Brown calls for $15 federal minimum wage by 2020

Published 10:57 am Thursday, June 23, 2016

WASHINGTON — U.S. Sen. Sherrod Brown, D-Ohio, is calling for an increase in the federal minimum wage, something he says is long overdue.

Brown called for a gradual phase-in of a $15 minimum wage by 2020 in a conference call with reporters on Wednesday.

Brown outlined a legislative agenda that he said would help to build the middle class, such as raising the minimum wage, increasing access to paid sick leave, protecting overtime pay for workers, and expanding the Earned Income Tax Credit.

Email newsletter signup

Brown was joined on the conference call by Gary Johnson, a Toledo businessman who is the president and CEO of American Floors and Interiors, located in Toledo.

Johnson said his business has been able to pay fair wages to his workers.

“It helps us attract and retain good employees,” Johnson said. “There has not been a minimum wage raise in seven years, but cost have gone up. That’s bad for the economy. Raising the minimum wage puts money in the paychecks of the people who will spend it.”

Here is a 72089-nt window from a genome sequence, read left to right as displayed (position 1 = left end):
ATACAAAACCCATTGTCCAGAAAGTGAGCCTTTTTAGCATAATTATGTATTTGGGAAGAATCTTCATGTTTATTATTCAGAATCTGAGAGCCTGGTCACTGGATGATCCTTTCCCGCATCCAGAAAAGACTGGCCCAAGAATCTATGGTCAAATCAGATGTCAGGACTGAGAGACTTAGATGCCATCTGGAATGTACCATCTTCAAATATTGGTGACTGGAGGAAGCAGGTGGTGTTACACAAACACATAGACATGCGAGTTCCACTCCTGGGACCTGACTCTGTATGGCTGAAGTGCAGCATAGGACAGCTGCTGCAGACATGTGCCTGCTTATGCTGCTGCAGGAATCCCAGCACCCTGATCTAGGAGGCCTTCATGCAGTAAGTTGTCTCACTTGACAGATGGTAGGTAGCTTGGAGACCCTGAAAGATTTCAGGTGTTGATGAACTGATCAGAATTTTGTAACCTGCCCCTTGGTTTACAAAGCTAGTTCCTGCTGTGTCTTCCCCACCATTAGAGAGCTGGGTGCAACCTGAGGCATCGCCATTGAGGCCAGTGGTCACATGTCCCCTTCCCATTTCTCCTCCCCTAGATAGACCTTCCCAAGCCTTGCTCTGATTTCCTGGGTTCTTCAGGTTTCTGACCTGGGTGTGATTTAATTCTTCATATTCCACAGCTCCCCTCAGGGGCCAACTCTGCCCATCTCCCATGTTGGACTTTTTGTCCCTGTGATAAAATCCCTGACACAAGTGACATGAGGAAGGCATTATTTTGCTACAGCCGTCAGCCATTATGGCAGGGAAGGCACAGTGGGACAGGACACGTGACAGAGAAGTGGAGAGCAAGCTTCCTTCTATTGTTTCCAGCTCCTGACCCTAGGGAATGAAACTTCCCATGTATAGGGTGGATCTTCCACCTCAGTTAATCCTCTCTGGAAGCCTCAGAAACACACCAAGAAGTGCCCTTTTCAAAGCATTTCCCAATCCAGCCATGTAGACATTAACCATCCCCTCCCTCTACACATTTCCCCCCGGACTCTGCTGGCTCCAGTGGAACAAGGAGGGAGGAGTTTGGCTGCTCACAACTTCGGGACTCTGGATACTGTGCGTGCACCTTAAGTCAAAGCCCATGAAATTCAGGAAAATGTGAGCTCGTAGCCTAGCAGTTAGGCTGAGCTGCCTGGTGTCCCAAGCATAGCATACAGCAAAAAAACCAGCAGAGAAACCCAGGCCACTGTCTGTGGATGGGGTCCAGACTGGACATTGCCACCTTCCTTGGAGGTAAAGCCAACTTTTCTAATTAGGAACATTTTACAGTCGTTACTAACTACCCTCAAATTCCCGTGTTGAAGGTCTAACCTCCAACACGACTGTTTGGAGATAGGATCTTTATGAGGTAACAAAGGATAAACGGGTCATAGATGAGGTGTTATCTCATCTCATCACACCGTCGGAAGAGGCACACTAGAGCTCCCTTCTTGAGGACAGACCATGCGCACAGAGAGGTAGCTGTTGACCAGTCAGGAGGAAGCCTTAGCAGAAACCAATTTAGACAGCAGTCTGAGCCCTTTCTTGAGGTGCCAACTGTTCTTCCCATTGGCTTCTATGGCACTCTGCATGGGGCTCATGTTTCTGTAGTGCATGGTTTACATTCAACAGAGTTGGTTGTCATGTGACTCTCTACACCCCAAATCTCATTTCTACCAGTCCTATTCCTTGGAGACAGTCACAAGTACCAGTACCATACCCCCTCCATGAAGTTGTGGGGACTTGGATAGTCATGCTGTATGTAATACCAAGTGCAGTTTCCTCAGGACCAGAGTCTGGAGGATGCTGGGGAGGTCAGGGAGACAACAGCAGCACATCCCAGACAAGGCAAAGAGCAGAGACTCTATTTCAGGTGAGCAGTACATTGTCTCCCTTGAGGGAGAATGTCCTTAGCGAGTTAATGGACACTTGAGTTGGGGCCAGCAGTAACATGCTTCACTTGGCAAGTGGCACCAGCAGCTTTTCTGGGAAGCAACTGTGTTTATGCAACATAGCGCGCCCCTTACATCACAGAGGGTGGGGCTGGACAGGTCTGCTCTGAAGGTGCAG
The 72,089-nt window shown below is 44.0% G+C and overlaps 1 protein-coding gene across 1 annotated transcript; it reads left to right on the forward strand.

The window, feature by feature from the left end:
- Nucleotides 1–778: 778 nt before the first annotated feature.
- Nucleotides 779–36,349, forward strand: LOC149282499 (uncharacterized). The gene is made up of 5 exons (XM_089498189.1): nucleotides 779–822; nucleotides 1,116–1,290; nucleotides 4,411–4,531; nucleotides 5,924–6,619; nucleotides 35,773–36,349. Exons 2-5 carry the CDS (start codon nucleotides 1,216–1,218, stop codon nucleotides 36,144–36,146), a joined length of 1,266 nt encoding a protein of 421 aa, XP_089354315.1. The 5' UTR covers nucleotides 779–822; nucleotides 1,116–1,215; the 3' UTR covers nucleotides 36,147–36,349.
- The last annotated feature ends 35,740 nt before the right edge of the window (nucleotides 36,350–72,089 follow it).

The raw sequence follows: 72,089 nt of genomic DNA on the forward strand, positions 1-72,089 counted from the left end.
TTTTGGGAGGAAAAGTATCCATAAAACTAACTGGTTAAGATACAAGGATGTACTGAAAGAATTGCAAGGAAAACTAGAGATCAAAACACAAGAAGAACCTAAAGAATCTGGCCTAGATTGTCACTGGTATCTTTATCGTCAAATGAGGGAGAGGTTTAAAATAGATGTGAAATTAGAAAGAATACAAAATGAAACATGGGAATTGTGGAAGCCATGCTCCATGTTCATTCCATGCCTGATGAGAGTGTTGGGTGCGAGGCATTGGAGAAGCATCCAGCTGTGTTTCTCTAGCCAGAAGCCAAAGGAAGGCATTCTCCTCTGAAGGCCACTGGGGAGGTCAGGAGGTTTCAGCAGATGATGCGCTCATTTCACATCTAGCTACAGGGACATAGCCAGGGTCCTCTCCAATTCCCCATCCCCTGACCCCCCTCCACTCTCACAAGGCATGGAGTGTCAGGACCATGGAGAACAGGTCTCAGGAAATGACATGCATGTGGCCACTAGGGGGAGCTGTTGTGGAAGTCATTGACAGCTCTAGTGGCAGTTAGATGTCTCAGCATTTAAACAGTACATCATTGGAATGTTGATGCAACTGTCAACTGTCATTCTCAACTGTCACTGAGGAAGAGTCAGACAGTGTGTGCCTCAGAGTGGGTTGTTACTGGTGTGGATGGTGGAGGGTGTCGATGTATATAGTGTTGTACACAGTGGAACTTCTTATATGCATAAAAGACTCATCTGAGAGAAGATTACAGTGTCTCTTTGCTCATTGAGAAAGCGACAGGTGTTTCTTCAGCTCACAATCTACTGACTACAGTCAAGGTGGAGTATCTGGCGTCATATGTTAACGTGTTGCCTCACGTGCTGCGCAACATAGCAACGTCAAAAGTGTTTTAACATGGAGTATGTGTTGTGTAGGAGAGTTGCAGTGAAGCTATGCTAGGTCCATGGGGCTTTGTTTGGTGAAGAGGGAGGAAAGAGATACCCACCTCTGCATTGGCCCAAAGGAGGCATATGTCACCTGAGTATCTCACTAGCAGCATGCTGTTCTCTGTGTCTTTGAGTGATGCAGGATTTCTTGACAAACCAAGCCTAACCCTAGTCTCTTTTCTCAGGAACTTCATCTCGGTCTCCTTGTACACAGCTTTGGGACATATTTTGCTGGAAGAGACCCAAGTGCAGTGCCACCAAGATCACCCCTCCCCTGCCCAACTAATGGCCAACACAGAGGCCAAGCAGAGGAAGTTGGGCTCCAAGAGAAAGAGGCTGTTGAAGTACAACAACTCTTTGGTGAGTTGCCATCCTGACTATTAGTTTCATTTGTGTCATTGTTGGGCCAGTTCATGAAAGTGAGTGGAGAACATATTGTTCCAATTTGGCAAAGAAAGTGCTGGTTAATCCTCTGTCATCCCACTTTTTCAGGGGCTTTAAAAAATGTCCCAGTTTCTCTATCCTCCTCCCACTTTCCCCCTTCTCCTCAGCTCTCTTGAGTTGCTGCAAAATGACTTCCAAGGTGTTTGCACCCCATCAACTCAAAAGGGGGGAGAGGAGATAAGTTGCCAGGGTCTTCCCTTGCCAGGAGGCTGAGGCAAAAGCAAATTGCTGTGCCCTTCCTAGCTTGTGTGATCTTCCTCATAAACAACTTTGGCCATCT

Brown took issue with the claims of conservatives, who say an increase in the minimum wage would increase the cost of doing business, leading to higher prices and job cuts.

“I never hear them say that when a CEO gets a bonus or a golden parachute,” he said.

Brown’s conference call came on the heels of a new report from Oxfam America and the Economic Policy Institute, titled “Few Rewards,” which stated that millions of low wage workers are struggling to make ends meet.

The report ranked Ohio 25th in the concentration of workers earning less than $12 an hour. While the report found that 33.7 percent of those making less than $12 an hour were younger than 25, which would include entry level workers and teenagers, the results showed 66.2 percent were 25 or older.

Brown said that 4.6 million Ohioans live in households supported by a someone earning less than $15,000 a year.

“We used to have a social contract,” Brown said, stating that, in the past, workers earned enough to get by and meet family needs.

“These people aren’t looking for a handout,” Brown said. “They want to be paid what they’re worth.”